Graduate Students United categorically denies the administration’s oft-repeated talking point that graduate employees are students first. We are from day one employees of this institution, as well as being students. All of our labor—research, writing, teaching, coordinating workshops, planning and attending conferences, etc.—produces value for the university. We receive compensation and benefits for the work that we do here: that is an employer-employee relationship. We think thou doth protest too much on this point, showing that the administration has ulterior motives in repeating this talking point ad nauseum. It is not difficult to discern what these motives are: under current labor law, graduate students at private universities are considered students and not employees, and we thus have no collective bargaining rights. It is clearly in the interests of the administration and the board of trustees that this status quo continue, and it is clear that they have done everything in their power to preserve the appearance that graduate employees are just students. We believe that the 19.5 hour cap is in place as another attempt to preserve this myth that we are students and not employees.
According to the University of Chicago Employee Handbook, certain employment benefits kick in for employees that work 20 hours or more per week. Is it just a coincidence that student employment is capped at 19.5 hours? We think not. If graduate employees were receiving employment benefits like PTO and paid vacation and sick time, it would be harder for the administration to maintain the myth that we are students and not employees. The administration belies their own position when they claim that “like faculty, PhD students must juggle multiple responsibilities related to their scholarship and teaching.”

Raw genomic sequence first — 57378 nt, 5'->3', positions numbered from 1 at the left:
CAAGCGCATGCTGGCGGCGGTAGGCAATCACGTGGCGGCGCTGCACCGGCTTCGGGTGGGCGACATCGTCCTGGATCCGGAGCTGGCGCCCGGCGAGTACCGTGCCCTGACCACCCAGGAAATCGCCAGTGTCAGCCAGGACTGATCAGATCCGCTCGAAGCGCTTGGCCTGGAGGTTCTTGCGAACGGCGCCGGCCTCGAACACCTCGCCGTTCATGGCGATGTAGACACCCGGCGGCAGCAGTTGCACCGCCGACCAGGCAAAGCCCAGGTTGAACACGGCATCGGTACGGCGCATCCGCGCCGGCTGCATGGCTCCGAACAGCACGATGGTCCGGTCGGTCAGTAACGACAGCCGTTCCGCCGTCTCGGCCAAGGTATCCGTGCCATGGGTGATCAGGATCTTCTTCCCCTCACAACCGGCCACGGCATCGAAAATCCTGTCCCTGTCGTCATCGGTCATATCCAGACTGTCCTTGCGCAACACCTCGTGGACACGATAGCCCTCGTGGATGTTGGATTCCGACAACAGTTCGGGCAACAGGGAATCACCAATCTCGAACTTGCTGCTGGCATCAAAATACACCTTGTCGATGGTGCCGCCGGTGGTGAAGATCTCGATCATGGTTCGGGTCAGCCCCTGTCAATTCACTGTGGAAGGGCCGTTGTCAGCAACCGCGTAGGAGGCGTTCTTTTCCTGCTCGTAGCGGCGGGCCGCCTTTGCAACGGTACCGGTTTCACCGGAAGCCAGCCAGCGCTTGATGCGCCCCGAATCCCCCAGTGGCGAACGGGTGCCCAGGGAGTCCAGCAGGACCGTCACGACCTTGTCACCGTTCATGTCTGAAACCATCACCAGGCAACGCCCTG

We are glad that the administration is trying to be flexible about the 19.5 hour cap. But many problems remain. The policy is inherently unfair: many graduate employees have teaching requirements that are a part of their academic program, while others do not; some graduate employees have recourse to financial assistance from their families, while others do not; international students cannot seek employment outside of the university; student parents often need to work more to provide for their families, and so on. Leaving the decision of whether or not to allow students to exceed the 19.5 hour limit entirely in the hands of the Deans of Students is, in our view, a misguided and dangerous policy. It opens the door to unequal treatment of graduate employees, without any oversight, and without offering any form of recourse to grads who think that they have been treated unfairly. Without a clear policy to guide decisions, and without a system of oversight, decisions are too easily open to nepotism or punitive motives.
It is also misguided–and insulting–to assume that graduate employees need a policy like this to manage our time and our lives. By this point in our careers, it is perfectly within our power to balance our teaching, research, and other work on our own. Other universities explicitly recognize this fact, and treat their graduate employees like adults deserving of basic respect: at Harvard graduate employees can work 40 hours a week if they so choose; Brown and Cornell have recommendations, but they leave the decision up to the grads. Chicago should follow the lead of these ‘peer institutions’ and let us make our own decisions about our working lives.